Tommy: The least surprising things are the things that I encourage. I've had folks change the octave and glide and stuff, which I hoped would happen. So really quick, the way that this keyboard works is it's a matrix. There are 20 keys and instead of using 20 pins in the controller, it uses 9. The way that it does that is that it makes a matrix of these things – 4 rows and 5 columns or vice versa; so, it can use 9 pins. This is a total tangent, but the point of the story is that it's wired-up kind of like a keyboard. It does a weird thing called ghosting which keyboard do, where if you hold it down too many keys, it doesn't really know what you're trying to do. It gets confused and there are ways to get around that in hardware, but it requires more components. It requires a diode at every switch. Because I was trying to make the scout as simple as possible and I was aiming for the least amount of time to make music, right. So, I left that out. One hacker sent me images of him putting diodes on to every switch so that he could make it do pseudo-polyphonic stuff, like arpeggiating through these notes which is interesting; not very musically useful, but kind of cool.
Tommy: Jason [from the chat] brings up, “Todd Curt put Mozzi on it.” Yeah, he did that, that is very cool. Mozzi is an Arduino library for audio synthesis. There's some hardware hacking that you have to do on the Scout because you have to swap pins, but it's totally doable. Yeah, pretty cool! You'll see on the PCB that there's a row of all the unused pins on the 328; I think I've labeled it hacking or something. I'm waiting to see if anybody uses those pins because it's all the vestigial analog inputs and stuff.
Carrie: Ah, interesting.
Tommy: Jason continues to ask, “Has anyone gotten MIDI out of it, if that's even possible?” Nobody has yet. I do think it's possible, I'm waiting to see if anybody does it. I also had MIDI on the list of possibilities, but I scratched it because I didn't think it was worth the effort. Definitely a later keyboard out of me will have MIDI.
(33:45 – 35:55) Chip Shortage
Carrie: So, it sounds like your favorite product maybe of everything that you've made so far is the Scout.
Tommy: Yeah, I think so. You know, there's recency bias, so the last thing’s always favorite.
Carrie: Always. It's hard to pick between your children.
Tommy: Yeah, it's the baby. The baby's the favorite let’s not kid ourselves. The scout is cool. It's probably not the coolest in the midst of a chip shortage. That's currently the one I'm worried most about. We'll see what happens.
Carrie: How has that been to navigate for you, and did you have to change anything about the design before you started shipping them or since you've started shipping?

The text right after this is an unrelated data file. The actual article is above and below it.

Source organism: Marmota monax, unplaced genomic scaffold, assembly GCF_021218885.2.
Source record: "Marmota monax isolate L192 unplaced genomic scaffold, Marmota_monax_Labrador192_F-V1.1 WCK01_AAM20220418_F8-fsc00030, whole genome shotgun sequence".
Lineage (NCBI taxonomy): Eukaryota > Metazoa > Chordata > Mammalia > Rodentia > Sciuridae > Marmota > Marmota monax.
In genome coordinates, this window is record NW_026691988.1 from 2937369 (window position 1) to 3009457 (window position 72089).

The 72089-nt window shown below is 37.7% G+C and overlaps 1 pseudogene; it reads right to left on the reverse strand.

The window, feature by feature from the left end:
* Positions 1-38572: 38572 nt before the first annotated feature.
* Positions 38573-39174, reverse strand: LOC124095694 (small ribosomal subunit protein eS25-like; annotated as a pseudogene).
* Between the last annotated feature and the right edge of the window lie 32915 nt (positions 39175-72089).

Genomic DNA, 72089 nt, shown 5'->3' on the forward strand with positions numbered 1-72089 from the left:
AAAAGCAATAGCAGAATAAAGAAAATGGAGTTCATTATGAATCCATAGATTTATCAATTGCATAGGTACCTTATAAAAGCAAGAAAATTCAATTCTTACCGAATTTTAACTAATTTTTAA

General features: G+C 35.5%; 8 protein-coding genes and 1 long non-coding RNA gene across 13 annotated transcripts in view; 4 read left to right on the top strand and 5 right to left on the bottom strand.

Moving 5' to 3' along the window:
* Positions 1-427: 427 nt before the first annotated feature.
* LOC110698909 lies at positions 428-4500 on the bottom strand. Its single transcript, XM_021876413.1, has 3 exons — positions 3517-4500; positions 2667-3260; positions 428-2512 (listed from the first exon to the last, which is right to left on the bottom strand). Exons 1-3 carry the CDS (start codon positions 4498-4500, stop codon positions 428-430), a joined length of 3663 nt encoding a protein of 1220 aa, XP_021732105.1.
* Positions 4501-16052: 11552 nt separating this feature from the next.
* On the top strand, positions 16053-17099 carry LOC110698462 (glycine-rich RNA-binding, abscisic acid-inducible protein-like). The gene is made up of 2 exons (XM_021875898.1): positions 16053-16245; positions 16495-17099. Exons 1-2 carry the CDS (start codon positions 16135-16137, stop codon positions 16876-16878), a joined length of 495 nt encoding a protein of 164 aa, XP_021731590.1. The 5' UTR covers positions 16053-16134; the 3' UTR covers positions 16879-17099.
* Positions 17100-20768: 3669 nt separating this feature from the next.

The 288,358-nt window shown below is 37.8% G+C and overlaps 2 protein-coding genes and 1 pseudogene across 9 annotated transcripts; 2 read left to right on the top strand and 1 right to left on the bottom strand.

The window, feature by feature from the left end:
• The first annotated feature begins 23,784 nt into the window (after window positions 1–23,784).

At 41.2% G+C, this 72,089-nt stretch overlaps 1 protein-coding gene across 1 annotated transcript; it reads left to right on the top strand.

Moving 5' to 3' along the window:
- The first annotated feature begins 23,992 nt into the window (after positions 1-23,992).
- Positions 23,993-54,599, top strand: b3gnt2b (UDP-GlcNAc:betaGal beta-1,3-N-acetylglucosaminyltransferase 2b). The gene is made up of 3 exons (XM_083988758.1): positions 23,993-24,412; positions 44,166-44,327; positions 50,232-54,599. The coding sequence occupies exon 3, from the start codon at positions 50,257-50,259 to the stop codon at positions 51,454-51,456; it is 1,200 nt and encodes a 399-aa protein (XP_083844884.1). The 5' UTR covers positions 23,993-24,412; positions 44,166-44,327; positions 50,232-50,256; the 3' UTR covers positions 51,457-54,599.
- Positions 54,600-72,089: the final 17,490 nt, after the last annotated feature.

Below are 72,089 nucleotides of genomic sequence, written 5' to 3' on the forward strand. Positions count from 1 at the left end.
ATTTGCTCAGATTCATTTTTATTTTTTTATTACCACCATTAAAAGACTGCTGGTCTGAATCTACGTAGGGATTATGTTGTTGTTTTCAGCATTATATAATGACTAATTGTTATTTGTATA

Tommy: I was saved by, one that the 328 is relatively old and two, that it's in the dip package, which is not as sought after as surface mount. They're actually some memes of engineers prying off dip things and like pushing out their legs and converting them.
Carrie: Making them be surface mount.
Tommy: Yeah, I think as a joke, I hope it's joke.
Carrie: Might not be.
Tommy: Might not be. And that kept me safe for a little while I think. I mean, we'll see, knock on wood, but I may have exhausted the supply of this chip.
Carrie: Oh no.
Tommy: Keep me in your thoughts.
Carrie: I will. If anybody has extra 328s in dip packages, contact Tommy, it has to be in good condition and stored properly. There we go.
Tommy: Name your price. I'm okay for a little while, but what I have, I will definitely run out of.
(40:11 – 42:41) Upcoming Projects
Carrie: Is there anything else that you would like to say about the Scout or about upcoming projects or whatever, and if anybody watching, is there anything that you want to ask? Put it in the comments now so that we can be sure to get to it.
Tommy: Yeah, I'm excited about the Scout and what it opens up for me. I am planning a Scout II tentatively featured to have more keys and polyphony. So, it'll add the diodes that we talked about previously. If anybody's interested in that I can share stuff with you. I usually don't, all my stuff is open source, but I don't necessarily share the progress because I don't like a lot of peanut gallery comments. like to wait until I can ship it and then I push. But if anybody is very interested in that I'm happy to share.
Carrie: I’m interested.
Tommy: What else can I say? 2021 was a nice year for Oskitone. 2022 I'm hoping we'll continue that trajectory. I've got some plans and they probably again, because of the chip shortage, they probably won't be as smart.